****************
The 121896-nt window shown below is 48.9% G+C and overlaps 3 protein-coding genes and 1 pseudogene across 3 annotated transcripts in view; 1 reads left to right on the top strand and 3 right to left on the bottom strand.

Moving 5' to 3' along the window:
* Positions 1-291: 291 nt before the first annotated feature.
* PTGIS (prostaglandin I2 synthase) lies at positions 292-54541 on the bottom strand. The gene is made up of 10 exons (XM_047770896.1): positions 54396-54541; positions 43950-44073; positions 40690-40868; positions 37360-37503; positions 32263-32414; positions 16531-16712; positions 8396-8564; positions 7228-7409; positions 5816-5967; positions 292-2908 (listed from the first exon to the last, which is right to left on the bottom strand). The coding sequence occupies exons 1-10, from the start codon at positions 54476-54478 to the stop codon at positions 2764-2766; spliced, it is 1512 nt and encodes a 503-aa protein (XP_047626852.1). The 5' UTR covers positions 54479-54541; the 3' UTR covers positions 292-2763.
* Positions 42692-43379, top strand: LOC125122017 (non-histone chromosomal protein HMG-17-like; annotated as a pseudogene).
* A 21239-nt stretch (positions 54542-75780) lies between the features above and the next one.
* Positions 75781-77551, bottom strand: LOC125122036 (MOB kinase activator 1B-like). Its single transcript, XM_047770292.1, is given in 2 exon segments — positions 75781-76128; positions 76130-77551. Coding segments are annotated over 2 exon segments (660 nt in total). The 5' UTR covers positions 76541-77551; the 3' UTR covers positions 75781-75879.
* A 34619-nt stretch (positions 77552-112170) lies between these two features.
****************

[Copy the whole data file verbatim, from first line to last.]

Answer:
The 121896-nt window shown below is 48.9% G+C and overlaps 3 protein-coding genes and 1 pseudogene across 3 annotated transcripts in view; 1 reads left to right on the top strand and 3 right to left on the bottom strand.

Moving 5' to 3' along the window:
* Positions 1-291: 291 nt before the first annotated feature.
* PTGIS (prostaglandin I2 synthase) lies at positions 292-54541 on the bottom strand. The gene is made up of 10 exons (XM_047770896.1): positions 54396-54541; positions 43950-44073; positions 40690-40868; positions 37360-37503; positions 32263-32414; positions 16531-16712; positions 8396-8564; positions 7228-7409; positions 5816-5967; positions 292-2908 (listed from the first exon to the last, which is right to left on the bottom strand). The coding sequence occupies exons 1-10, from the start codon at positions 54476-54478 to the stop codon at positions 2764-2766; spliced, it is 1512 nt and encodes a 503-aa protein (XP_047626852.1). The 5' UTR covers positions 54479-54541; the 3' UTR covers positions 292-2763.
* Positions 42692-43379, top strand: LOC125122017 (non-histone chromosomal protein HMG-17-like; annotated as a pseudogene).
* A 21239-nt stretch (positions 54542-75780) lies between the features above and the next one.
* Positions 75781-77551, bottom strand: LOC125122036 (MOB kinase activator 1B-like). Its single transcript, XM_047770292.1, is given in 2 exon segments — positions 75781-76128; positions 76130-77551. Coding segments are annotated over 2 exon segments (660 nt in total). The 5' UTR covers positions 76541-77551; the 3' UTR covers positions 75781-75879.
* A 34619-nt stretch (positions 77552-112170) lies between these two features.